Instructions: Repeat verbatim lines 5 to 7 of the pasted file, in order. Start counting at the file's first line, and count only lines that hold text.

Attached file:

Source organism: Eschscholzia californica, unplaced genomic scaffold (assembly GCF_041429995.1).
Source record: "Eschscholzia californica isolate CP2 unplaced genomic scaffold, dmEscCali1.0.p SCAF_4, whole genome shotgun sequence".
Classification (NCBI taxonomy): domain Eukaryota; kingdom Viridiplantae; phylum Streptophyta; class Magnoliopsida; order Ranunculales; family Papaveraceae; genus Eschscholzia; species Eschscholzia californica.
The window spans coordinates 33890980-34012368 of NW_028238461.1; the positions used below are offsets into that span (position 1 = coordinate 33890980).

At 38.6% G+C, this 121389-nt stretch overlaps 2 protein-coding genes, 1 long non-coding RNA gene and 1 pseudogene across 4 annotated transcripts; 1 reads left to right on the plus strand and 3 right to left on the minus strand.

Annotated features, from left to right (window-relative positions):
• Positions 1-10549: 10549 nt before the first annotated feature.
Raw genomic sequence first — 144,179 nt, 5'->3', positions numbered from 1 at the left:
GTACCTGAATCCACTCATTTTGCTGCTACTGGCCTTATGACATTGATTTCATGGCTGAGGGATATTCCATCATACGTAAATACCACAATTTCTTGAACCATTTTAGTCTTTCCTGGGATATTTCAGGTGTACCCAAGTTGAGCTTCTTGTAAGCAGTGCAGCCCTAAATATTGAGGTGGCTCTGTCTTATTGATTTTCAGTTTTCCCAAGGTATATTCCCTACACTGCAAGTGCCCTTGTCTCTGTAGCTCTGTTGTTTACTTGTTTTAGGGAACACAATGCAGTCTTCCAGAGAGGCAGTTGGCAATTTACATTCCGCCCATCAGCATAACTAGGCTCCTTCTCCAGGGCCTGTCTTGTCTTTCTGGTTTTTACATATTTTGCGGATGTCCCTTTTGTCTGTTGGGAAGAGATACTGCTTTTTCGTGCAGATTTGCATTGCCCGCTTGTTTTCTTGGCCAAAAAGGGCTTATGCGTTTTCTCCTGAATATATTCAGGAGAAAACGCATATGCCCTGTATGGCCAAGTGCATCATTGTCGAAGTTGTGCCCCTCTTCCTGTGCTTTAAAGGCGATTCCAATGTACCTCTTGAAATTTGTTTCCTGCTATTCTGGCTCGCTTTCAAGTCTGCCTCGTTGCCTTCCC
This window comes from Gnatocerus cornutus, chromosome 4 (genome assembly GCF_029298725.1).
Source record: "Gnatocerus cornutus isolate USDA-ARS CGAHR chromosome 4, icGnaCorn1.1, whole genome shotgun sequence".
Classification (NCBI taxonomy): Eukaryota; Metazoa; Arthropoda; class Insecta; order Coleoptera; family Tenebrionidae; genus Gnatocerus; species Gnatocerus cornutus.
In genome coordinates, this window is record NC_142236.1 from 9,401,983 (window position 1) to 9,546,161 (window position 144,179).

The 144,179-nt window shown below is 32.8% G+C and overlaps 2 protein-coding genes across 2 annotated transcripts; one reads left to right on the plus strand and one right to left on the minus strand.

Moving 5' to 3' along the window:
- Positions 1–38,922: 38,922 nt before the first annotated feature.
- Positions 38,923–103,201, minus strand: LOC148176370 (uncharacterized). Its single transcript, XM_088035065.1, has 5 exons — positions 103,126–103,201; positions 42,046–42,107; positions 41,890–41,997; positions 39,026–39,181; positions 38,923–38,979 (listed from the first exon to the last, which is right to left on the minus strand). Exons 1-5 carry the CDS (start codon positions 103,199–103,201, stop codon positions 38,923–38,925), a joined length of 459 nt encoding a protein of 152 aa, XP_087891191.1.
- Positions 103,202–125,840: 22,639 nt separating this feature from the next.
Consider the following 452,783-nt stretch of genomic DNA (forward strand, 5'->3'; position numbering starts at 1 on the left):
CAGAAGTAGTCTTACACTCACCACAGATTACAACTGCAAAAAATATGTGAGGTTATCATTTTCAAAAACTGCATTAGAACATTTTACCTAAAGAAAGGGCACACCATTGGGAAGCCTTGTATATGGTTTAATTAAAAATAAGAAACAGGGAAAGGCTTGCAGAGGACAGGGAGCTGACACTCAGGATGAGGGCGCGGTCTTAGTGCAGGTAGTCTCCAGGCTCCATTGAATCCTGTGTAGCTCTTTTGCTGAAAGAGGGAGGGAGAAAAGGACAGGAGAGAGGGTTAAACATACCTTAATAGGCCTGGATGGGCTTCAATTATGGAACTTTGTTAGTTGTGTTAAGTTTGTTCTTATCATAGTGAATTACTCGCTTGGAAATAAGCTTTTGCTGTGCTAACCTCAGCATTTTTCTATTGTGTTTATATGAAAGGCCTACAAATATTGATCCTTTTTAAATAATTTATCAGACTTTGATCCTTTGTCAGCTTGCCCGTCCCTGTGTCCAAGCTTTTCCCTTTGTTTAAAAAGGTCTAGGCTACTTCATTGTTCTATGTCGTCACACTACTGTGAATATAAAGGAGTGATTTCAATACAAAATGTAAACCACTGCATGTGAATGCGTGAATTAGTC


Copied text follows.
At 38.6% G+C, this 121389-nt stretch overlaps 2 protein-coding genes, 1 long non-coding RNA gene and 1 pseudogene across 4 annotated transcripts; 1 reads left to right on the plus strand and 3 right to left on the minus strand.

Annotated features, from left to right (window-relative positions):
• Positions 1-10549: 10549 nt before the first annotated feature.